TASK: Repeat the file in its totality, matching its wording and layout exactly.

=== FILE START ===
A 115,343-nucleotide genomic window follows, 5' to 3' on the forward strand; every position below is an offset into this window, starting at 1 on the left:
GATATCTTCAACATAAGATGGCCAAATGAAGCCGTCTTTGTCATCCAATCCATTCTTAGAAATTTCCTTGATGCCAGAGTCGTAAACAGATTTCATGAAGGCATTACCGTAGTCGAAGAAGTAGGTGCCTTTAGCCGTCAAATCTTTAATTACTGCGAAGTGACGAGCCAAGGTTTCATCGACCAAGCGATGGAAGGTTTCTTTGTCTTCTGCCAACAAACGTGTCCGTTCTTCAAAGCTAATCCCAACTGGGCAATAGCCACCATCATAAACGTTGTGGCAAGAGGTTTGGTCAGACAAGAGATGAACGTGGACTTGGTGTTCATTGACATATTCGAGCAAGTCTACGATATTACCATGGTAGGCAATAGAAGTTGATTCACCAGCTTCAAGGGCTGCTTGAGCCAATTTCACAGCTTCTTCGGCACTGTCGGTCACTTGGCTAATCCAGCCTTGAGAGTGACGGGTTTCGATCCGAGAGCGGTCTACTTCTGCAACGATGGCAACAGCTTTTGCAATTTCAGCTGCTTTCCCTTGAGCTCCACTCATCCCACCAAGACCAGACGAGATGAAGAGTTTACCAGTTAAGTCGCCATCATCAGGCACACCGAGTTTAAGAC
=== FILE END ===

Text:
A 115,343-nucleotide genomic window follows, 5' to 3' on the forward strand; every position below is an offset into this window, starting at 1 on the left:
GATATCTTCAACATAAGATGGCCAAATGAAGCCGTCTTTGTCATCCAATCCATTCTTAGAAATTTCCTTGATGCCAGAGTCGTAAACAGATTTCATGAAGGCATTACCGTAGTCGAAGAAGTAGGTGCCTTTAGCCGTCAAATCTTTAATTACTGCGAAGTGACGAGCCAAGGTTTCATCGACCAAGCGATGGAAGGTTTCTTTGTCTTCTGCCAACAAACGTGTCCGTTCTTCAAAGCTAATCCCAACTGGGCAATAGCCACCATCATAAACGTTGTGGCAAGAGGTTTGGTCAGACAAGAGATGAACGTGGACTTGGTGTTCATTGACATATTCGAGCAAGTCTACGATATTACCATGGTAGGCAATAGAAGTTGATTCACCAGCTTCAAGGGCTGCTTGAGCCAATTTCACAGCTTCTTCGGCACTGTCGGTCACTTGGCTAATCCAGCCTTGAGAGTGACGGGTTTCGATCCGAGAGCGGTCTACTTCTGCAACGATGGCAACAGCTTTTGCAATTTCAGCTGCTTTCCCTTGAGCTCCACTCATCCCACCAAGACCAGACGAGATGAAGAGTTTACCAGTTAAGTCGCCATCATCAGGCACACCGAGTTTAAGAC